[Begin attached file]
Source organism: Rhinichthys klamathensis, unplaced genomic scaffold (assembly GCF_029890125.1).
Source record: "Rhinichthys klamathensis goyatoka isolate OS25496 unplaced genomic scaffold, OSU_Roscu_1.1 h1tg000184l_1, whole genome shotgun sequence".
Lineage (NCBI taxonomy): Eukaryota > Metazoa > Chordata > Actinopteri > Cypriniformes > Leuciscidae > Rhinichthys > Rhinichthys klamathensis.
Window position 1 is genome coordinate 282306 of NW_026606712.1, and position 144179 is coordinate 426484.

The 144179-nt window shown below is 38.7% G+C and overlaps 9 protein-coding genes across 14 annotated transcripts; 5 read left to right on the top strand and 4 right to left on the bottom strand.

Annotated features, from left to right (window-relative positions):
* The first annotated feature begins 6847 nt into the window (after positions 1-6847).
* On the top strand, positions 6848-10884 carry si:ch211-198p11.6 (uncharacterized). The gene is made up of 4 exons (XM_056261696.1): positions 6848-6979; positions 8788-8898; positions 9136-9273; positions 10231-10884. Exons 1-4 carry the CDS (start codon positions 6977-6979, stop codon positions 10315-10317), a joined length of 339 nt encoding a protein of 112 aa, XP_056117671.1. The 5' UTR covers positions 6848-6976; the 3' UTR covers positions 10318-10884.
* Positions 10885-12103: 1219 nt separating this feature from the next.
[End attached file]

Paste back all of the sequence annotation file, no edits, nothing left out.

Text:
Source organism: Rhinichthys klamathensis, unplaced genomic scaffold (assembly GCF_029890125.1).
Source record: "Rhinichthys klamathensis goyatoka isolate OS25496 unplaced genomic scaffold, OSU_Roscu_1.1 h1tg000184l_1, whole genome shotgun sequence".
Lineage (NCBI taxonomy): Eukaryota > Metazoa > Chordata > Actinopteri > Cypriniformes > Leuciscidae > Rhinichthys > Rhinichthys klamathensis.
Window position 1 is genome coordinate 282306 of NW_026606712.1, and position 144179 is coordinate 426484.

The 144179-nt window shown below is 38.7% G+C and overlaps 9 protein-coding genes across 14 annotated transcripts; 5 read left to right on the top strand and 4 right to left on the bottom strand.

Annotated features, from left to right (window-relative positions):
* The first annotated feature begins 6847 nt into the window (after positions 1-6847).
* On the top strand, positions 6848-10884 carry si:ch211-198p11.6 (uncharacterized). The gene is made up of 4 exons (XM_056261696.1): positions 6848-6979; positions 8788-8898; positions 9136-9273; positions 10231-10884. Exons 1-4 carry the CDS (start codon positions 6977-6979, stop codon positions 10315-10317), a joined length of 339 nt encoding a protein of 112 aa, XP_056117671.1. The 5' UTR covers positions 6848-6976; the 3' UTR covers positions 10318-10884.
* Positions 10885-12103: 1219 nt separating this feature from the next.